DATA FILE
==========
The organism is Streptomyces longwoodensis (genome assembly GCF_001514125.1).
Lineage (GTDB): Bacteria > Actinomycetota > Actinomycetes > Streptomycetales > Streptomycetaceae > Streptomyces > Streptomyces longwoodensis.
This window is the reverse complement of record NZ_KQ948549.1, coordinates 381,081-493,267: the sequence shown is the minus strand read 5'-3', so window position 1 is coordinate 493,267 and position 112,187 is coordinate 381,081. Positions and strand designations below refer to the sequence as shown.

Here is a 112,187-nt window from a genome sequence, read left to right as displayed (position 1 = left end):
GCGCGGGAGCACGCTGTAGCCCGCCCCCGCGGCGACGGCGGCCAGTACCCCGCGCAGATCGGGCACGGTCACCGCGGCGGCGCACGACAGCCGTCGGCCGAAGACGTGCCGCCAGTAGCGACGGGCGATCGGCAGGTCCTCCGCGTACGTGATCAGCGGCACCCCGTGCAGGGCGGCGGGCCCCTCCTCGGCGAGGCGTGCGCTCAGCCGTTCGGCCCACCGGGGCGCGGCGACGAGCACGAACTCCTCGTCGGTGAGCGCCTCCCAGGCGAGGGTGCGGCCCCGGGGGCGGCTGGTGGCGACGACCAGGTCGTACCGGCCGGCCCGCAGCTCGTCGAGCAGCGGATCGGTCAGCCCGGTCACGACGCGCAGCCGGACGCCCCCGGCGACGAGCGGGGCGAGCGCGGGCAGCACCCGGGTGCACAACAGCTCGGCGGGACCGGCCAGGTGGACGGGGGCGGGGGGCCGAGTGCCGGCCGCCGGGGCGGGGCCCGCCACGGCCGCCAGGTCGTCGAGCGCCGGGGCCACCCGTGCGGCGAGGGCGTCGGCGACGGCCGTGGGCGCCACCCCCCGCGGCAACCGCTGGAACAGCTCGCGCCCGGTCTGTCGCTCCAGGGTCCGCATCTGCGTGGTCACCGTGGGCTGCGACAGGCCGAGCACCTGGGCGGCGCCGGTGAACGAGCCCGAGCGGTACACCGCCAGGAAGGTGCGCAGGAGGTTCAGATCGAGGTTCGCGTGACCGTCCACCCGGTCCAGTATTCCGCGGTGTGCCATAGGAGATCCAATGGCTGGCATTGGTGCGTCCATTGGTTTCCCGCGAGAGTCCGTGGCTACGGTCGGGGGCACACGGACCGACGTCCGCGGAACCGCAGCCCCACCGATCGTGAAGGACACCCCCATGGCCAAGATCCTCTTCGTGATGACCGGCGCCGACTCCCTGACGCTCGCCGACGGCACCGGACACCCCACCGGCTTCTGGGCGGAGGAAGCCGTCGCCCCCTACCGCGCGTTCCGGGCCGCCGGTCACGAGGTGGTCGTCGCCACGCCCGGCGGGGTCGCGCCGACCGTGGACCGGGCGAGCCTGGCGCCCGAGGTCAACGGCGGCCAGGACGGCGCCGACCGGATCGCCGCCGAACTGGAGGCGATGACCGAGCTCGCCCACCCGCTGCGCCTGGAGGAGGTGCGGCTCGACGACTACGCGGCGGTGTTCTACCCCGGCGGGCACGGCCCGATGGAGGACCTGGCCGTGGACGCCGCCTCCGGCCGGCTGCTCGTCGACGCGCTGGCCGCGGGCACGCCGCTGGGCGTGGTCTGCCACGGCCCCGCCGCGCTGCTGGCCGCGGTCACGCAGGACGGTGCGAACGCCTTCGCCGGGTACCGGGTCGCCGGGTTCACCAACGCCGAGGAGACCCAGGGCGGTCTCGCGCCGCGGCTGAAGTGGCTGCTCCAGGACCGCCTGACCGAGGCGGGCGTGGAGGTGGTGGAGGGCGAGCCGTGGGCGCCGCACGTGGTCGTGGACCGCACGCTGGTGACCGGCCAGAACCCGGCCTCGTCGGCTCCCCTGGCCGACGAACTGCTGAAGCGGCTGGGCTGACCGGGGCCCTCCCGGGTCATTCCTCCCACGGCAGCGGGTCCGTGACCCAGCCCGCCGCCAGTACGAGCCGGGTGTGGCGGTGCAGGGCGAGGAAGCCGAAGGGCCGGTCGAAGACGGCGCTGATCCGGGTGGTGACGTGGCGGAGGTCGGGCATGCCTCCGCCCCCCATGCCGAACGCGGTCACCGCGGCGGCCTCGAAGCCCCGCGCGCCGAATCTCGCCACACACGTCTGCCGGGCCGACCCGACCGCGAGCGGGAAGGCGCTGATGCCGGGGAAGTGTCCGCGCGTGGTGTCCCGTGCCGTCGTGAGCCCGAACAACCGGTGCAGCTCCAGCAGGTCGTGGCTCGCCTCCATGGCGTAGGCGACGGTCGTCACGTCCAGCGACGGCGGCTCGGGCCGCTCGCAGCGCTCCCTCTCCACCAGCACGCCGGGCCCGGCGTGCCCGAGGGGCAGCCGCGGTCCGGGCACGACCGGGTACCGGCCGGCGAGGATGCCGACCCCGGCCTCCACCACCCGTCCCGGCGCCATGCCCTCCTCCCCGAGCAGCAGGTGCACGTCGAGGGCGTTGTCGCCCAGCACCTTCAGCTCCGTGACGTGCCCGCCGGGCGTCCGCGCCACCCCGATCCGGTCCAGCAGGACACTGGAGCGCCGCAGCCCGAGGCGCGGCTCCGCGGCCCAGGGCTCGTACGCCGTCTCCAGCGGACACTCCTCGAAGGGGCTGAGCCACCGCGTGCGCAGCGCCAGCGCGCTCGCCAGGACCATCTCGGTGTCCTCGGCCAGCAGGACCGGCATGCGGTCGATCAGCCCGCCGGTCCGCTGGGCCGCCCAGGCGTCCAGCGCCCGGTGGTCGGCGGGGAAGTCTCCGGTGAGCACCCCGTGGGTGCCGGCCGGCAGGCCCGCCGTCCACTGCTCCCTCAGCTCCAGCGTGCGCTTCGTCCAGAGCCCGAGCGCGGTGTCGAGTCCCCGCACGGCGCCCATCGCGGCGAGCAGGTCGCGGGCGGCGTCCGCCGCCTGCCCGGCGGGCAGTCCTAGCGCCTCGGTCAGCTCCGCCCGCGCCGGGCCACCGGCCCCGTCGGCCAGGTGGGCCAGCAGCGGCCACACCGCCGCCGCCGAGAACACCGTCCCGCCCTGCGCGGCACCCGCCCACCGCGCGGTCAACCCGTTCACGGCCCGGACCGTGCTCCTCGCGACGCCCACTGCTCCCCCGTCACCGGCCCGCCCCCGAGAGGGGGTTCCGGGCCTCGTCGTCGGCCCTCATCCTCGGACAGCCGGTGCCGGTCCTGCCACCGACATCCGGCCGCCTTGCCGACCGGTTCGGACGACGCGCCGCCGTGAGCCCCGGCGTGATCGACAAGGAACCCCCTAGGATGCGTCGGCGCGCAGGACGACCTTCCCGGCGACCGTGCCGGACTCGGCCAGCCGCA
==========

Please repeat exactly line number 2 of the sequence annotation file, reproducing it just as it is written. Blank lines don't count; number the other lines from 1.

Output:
Lineage (GTDB): Bacteria > Actinomycetota > Actinomycetes > Streptomycetales > Streptomycetaceae > Streptomyces > Streptomyces longwoodensis.